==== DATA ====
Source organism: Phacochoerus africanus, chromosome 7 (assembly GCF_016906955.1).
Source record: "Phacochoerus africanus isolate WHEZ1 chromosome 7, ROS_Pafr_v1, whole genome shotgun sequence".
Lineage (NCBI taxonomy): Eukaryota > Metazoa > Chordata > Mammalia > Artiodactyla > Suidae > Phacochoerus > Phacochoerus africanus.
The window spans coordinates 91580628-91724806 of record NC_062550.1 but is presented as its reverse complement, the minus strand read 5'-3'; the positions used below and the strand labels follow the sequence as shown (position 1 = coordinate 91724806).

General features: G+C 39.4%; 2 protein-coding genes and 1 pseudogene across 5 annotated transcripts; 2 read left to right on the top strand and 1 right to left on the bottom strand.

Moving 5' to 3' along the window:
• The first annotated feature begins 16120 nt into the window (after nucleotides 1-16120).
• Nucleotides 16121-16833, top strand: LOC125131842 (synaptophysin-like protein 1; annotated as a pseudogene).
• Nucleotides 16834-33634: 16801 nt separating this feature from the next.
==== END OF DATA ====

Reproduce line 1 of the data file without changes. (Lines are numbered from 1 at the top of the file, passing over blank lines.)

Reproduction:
Source organism: Phacochoerus africanus, chromosome 7 (assembly GCF_016906955.1).